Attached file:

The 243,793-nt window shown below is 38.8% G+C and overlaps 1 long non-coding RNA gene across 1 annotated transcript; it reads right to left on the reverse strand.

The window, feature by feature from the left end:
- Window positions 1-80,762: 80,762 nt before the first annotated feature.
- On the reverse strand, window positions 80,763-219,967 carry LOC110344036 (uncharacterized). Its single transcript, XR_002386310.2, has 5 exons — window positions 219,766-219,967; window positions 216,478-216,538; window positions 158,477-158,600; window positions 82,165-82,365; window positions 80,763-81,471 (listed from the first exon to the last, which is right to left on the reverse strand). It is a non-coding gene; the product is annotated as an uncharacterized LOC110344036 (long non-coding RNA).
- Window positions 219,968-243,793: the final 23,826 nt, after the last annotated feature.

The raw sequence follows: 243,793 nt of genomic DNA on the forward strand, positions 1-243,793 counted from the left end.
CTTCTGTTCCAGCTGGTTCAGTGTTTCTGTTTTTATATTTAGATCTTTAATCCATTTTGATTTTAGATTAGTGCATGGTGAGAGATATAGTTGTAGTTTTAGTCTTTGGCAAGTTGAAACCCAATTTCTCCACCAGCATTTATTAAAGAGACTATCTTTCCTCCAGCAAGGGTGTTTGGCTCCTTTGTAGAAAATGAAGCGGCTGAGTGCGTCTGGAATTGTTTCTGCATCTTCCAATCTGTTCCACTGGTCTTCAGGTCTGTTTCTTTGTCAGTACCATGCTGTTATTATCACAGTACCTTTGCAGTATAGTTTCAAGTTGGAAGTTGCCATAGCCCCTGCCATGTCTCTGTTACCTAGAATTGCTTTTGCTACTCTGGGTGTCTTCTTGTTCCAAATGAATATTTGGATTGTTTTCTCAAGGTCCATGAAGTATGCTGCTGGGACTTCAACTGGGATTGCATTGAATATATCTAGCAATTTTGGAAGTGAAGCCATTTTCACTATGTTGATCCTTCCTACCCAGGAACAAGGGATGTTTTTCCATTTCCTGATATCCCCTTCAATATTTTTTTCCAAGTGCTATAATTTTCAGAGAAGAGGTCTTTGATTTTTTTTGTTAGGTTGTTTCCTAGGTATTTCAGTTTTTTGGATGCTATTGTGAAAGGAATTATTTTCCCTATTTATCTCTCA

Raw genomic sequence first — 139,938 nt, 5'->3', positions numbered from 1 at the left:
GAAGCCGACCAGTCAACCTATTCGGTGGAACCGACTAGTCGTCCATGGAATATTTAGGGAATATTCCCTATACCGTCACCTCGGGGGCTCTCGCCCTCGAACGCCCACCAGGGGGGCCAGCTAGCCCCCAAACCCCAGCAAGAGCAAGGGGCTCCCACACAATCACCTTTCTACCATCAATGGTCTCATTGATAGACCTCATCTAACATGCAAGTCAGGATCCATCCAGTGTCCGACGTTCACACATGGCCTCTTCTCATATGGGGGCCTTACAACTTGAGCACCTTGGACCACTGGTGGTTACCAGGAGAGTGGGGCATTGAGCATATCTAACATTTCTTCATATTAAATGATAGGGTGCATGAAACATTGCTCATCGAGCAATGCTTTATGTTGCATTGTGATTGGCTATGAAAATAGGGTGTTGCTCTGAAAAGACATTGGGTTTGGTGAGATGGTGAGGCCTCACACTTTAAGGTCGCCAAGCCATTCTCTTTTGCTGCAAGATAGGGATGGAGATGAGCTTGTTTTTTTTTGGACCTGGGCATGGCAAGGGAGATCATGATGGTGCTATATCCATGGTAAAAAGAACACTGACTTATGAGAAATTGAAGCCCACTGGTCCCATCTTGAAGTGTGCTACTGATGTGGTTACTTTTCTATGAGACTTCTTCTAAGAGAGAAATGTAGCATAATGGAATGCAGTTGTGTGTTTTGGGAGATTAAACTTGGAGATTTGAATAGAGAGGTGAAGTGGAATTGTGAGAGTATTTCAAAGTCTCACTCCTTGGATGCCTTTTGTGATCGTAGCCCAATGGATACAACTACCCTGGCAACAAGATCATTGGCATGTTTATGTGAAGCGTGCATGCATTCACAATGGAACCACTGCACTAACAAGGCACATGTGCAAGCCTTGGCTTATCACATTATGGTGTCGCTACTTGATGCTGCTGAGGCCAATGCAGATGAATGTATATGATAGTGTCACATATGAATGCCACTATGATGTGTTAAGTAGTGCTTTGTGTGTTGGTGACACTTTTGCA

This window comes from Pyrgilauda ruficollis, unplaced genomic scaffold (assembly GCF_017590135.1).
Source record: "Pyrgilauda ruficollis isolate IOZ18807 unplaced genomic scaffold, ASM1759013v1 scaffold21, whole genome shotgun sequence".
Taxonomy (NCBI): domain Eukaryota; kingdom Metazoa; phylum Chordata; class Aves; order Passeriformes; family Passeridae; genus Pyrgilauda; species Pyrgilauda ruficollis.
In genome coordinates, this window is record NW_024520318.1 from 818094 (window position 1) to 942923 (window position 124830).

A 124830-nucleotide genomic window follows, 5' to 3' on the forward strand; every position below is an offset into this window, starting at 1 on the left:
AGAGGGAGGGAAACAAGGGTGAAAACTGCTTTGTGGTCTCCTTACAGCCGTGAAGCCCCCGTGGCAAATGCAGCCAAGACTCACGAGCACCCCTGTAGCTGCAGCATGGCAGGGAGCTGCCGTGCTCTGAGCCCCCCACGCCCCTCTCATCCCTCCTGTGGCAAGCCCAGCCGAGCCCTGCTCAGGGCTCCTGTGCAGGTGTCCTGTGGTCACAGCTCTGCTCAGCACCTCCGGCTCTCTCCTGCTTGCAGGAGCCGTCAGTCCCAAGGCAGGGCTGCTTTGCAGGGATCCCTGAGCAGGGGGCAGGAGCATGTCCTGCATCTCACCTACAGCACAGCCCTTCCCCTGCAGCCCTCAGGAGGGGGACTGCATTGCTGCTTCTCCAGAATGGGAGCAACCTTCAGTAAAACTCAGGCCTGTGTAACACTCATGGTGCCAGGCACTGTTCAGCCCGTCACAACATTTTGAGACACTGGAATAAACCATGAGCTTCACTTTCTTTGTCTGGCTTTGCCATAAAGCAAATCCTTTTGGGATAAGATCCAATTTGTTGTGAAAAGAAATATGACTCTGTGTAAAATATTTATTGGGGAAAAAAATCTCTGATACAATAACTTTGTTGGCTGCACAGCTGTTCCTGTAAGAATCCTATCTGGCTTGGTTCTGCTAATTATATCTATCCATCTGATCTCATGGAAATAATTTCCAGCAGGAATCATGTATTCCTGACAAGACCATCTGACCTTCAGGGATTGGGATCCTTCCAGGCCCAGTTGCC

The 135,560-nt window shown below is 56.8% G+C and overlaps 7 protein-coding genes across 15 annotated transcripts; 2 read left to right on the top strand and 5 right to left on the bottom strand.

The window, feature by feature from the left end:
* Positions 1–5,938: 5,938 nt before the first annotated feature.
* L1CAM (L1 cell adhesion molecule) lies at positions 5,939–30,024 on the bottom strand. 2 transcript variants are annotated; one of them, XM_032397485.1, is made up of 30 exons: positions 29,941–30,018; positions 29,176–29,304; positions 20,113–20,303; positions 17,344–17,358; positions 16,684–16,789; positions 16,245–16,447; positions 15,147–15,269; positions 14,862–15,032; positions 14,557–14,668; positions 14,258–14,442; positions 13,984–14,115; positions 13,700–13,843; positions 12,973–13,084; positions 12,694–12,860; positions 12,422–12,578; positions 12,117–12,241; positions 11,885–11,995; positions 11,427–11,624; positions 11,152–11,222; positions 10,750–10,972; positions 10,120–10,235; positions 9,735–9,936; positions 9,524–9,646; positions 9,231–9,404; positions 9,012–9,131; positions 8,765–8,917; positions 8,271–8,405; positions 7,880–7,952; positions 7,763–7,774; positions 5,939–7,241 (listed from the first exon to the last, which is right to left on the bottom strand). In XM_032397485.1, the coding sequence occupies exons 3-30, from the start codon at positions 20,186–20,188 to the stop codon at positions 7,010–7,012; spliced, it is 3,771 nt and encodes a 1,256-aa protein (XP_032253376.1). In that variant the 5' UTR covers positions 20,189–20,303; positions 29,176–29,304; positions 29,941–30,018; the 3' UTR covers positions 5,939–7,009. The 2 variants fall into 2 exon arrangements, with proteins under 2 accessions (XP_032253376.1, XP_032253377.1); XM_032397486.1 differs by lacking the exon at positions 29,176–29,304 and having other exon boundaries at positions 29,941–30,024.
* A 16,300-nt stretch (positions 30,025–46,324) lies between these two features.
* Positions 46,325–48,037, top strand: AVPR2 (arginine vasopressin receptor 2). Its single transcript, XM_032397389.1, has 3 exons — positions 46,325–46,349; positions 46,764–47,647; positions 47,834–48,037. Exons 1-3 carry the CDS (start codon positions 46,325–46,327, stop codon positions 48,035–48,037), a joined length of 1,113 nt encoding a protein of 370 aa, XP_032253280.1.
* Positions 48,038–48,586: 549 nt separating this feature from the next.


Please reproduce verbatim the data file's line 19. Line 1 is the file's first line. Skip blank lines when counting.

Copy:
* L1CAM (L1 cell adhesion molecule) lies at positions 5,939–30,024 on the bottom strand. 2 transcript variants are annotated; one of them, XM_032397485.1, is made up of 30 exons: positions 29,941–30,018; positions 29,176–29,304; positions 20,113–20,303; positions 17,344–17,358; positions 16,684–16,789; positions 16,245–16,447; positions 15,147–15,269; positions 14,862–15,032; positions 14,557–14,668; positions 14,258–14,442; positions 13,984–14,115; positions 13,700–13,843; positions 12,973–13,084; positions 12,694–12,860; positions 12,422–12,578; positions 12,117–12,241; positions 11,885–11,995; positions 11,427–11,624; positions 11,152–11,222; positions 10,750–10,972; positions 10,120–10,235; positions 9,735–9,936; positions 9,524–9,646; positions 9,231–9,404; positions 9,012–9,131; positions 8,765–8,917; positions 8,271–8,405; positions 7,880–7,952; positions 7,763–7,774; positions 5,939–7,241 (listed from the first exon to the last, which is right to left on the bottom strand). In XM_032397485.1, the coding sequence occupies exons 3-30, from the start codon at positions 20,186–20,188 to the stop codon at positions 7,010–7,012; spliced, it is 3,771 nt and encodes a 1,256-aa protein (XP_032253376.1). In that variant the 5' UTR covers positions 20,189–20,303; positions 29,176–29,304; positions 29,941–30,018; the 3' UTR covers positions 5,939–7,009. The 2 variants fall into 2 exon arrangements, with proteins under 2 accessions (XP_032253376.1, XP_032253377.1); XM_032397486.1 differs by lacking the exon at positions 29,176–29,304 and having other exon boundaries at positions 29,941–30,024.